Too much snow or not enough snow? It doesn’t matter when you know how to make fake snow! Treat the kids to an indoor snowman-building session or fun winter sensory play with this super easy-to-make fake snow recipe! Ever wondered what fake snow is made of? Just two simple ingredients are all you need. We have all kinds of fun winter-themed activities for you to try with your kiddos this season!



Can you make fake snow? You betcha! We love science experiments, but we also love awesome sensory play!

Usually, we make tons of slime, including snow slime, but this time we have something different to share with you. Learn how to make sensory snow at home with common kitchen ingredients! It is really easy!

How long does fake snow last? It will last for 7 to 10 days, stored in an air-tight container.  Over time it will absorb moisture from the air, and the consistency will change.  But it is super easy to whip a new batch of fake snow to play with!

Make fake snow for kids sensory play activities

Pour, mix, and crumble your fake snow till you have the perfect snowy consistency, and you don’t need a pair of gloves to enjoy!

Make fake snow and use cookie cutters for play ideas

Add snowflakes or other winter theme cookie cutters to your fluffy fake snow! Build a winter scene with arctic animals and explore polar bear science with our blubber science experiment!

Easily make fake snow with kids this winter
Make fake snow for quick sensory play


We have always enjoyed a good homemade cloud dough (including hot chocolate cloud dough), and this cool DIY fake snow is another awesome indoor activity for kids!

Sensory play is perfect for kids of all ages, including their grown-ups. Make sure to check out more fun winter activities for kids below. We love hands-on fun with our projects!

Click on each of the links below to find more ways to explore winter, even if it isn’t wintering outside!

The best way to make fake snow for winter sensory play with kids.

Click below for your FREE Winter-Themed Projects.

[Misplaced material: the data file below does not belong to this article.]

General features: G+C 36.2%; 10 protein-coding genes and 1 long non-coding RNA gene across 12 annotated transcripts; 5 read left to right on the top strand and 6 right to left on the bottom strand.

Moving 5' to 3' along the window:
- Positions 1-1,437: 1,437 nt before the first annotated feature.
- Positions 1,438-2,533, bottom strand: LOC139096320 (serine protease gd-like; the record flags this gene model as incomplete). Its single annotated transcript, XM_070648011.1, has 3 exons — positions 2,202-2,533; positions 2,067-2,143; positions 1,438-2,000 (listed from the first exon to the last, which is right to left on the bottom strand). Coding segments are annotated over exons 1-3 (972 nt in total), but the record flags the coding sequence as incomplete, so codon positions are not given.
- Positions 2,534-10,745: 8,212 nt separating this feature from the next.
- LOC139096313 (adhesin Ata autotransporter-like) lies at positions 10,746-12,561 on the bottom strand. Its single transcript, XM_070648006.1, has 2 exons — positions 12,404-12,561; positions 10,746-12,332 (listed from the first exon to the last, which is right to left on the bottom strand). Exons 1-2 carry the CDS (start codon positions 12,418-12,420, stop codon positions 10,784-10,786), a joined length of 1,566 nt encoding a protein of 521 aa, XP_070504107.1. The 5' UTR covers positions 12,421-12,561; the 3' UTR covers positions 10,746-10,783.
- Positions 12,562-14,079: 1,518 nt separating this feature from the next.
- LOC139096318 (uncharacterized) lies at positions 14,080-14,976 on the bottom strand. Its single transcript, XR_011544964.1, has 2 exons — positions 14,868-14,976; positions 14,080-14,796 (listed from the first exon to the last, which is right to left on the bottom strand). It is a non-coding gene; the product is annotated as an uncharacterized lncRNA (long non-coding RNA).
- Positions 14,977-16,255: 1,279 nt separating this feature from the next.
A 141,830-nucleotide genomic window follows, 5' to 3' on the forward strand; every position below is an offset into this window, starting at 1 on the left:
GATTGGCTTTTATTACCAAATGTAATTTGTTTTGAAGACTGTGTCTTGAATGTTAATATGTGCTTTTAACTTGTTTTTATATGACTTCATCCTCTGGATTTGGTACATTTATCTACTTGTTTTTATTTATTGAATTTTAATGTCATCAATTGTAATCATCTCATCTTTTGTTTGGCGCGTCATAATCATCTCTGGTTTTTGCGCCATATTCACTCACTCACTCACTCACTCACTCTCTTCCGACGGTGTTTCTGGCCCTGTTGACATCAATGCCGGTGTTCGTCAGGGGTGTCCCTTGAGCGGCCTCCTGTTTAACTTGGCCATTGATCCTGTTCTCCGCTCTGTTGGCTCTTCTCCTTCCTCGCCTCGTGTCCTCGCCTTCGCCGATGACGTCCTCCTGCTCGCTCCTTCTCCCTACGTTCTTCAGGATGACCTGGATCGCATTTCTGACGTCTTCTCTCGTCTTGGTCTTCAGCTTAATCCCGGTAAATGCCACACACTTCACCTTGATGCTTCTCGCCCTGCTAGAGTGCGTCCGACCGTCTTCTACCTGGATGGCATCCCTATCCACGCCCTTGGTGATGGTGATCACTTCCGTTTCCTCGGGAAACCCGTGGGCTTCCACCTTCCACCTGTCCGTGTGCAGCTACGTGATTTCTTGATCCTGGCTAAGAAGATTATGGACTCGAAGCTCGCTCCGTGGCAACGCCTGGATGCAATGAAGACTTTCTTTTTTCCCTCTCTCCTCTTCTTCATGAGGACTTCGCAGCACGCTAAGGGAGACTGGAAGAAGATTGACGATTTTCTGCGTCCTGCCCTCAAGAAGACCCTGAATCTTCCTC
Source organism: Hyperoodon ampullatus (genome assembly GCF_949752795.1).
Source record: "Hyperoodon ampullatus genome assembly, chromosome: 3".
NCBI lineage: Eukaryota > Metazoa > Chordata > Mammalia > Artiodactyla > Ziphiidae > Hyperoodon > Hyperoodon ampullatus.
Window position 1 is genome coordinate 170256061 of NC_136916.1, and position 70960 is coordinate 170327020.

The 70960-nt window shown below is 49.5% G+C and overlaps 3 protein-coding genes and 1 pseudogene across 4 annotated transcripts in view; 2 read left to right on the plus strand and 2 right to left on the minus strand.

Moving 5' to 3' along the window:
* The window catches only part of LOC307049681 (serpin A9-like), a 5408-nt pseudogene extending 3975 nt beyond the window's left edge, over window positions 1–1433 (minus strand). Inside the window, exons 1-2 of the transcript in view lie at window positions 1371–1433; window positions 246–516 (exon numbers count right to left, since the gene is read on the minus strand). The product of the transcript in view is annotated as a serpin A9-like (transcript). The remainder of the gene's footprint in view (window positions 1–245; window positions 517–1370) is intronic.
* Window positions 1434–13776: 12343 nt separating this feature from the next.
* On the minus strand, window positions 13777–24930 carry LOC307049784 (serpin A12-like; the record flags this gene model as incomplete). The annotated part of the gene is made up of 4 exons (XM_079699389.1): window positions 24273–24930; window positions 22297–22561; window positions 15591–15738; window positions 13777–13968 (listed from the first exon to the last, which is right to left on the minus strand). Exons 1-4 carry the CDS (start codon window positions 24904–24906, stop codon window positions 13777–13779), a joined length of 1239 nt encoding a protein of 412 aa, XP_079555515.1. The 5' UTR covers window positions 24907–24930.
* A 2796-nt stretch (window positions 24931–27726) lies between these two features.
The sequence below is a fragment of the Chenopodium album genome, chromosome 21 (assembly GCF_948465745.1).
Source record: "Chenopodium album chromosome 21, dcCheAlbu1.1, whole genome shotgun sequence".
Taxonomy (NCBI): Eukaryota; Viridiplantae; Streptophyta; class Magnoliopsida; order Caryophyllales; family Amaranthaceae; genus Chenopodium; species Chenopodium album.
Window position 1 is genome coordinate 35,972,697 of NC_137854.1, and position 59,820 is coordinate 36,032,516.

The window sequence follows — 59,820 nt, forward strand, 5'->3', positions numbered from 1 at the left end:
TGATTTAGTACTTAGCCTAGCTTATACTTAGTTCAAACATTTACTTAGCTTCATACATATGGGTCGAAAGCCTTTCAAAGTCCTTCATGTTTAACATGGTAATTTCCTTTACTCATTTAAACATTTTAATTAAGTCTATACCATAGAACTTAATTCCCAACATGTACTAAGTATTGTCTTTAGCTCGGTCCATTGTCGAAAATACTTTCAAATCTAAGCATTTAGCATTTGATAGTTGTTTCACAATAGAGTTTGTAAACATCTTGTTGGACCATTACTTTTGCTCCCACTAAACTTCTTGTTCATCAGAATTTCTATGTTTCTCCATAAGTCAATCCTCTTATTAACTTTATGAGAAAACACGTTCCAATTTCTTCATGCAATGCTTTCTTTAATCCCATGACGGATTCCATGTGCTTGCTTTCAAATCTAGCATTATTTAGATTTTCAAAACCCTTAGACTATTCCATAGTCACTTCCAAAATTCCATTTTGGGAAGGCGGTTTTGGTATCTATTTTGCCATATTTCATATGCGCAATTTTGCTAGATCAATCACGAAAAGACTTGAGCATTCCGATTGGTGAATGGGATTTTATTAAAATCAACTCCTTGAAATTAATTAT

FAKE SNOW TIP: Making snow can get messy with little hands helping out, so be prepared for spills. Make clean-up super easy by setting your tray on top of a dollar store shower curtain, on a table, or the floor.


  • Large tray (cookie sheet works)
  • Cornstarch
  • Baking Soda
  • Water
  • Play Accessories; Cookie Cutters, Plastic Snowflakes, Pinecones, etc.

Learn how to make your own fake snow for less than $2!

Learn how to make fake snow with kitchen ingredients.


You can mix your fake snow in a bowl and transfer it to a tray afterward. The recipe calls for a 1:1 ratio of baking soda to cornstarch.

STEP 1: Start by pouring equal amounts of cornstarch and baking soda onto the tray or a bowl. You can also measure if that works best for you. Choose whatever amount you want to make such as 1 cup or the whole box. It’s up to you.

STEP 2: Mix the baking soda and cornstarch with your fingers.

STEP 3: Next, you want to add just enough water so that when you squeeze some of the mixtures in your hands, you can form a ball!

Gently loosen any clumps until your fake snow looks just like real snow.

FAKE SNOW TIP: Make sure to add the water very slowly. And if you end up with a mixture that’s too runny, simply add a bit more of the baking soda and cornstarch mixture.

Make fake snow snowman


Squish and squeeze this awesome foam dough.

Two-ingredient oobleck is super simple to make and even more fun to play with.

Try this easy no cook playdough recipe.

You don’t need to buy it; instead, make kinetic sand.

We have tons of edible slime recipes for you to try.

Click on the image below or on the link for more fun winter activities.

Easy Winter Theme Activities for Kids


  1. Will the snow keep if stored in a sealed bag? Looking to make snowman kits for a class gift. Thanks!

  2. I have never tried it! I’m not sure if and when mold might form would be the only question depending on how far in advance you want to make them…

  3. I’m a bit late here, but I wonder if it’s a good idea to send home a potential big mess! I’m a retired early elementary teacher, and did some of these activities with my students in the 90s.

  4. When you say a 1:1 ratio, is that in measurement form (1 cup:1 cup) or weight (1lb:1lb)?

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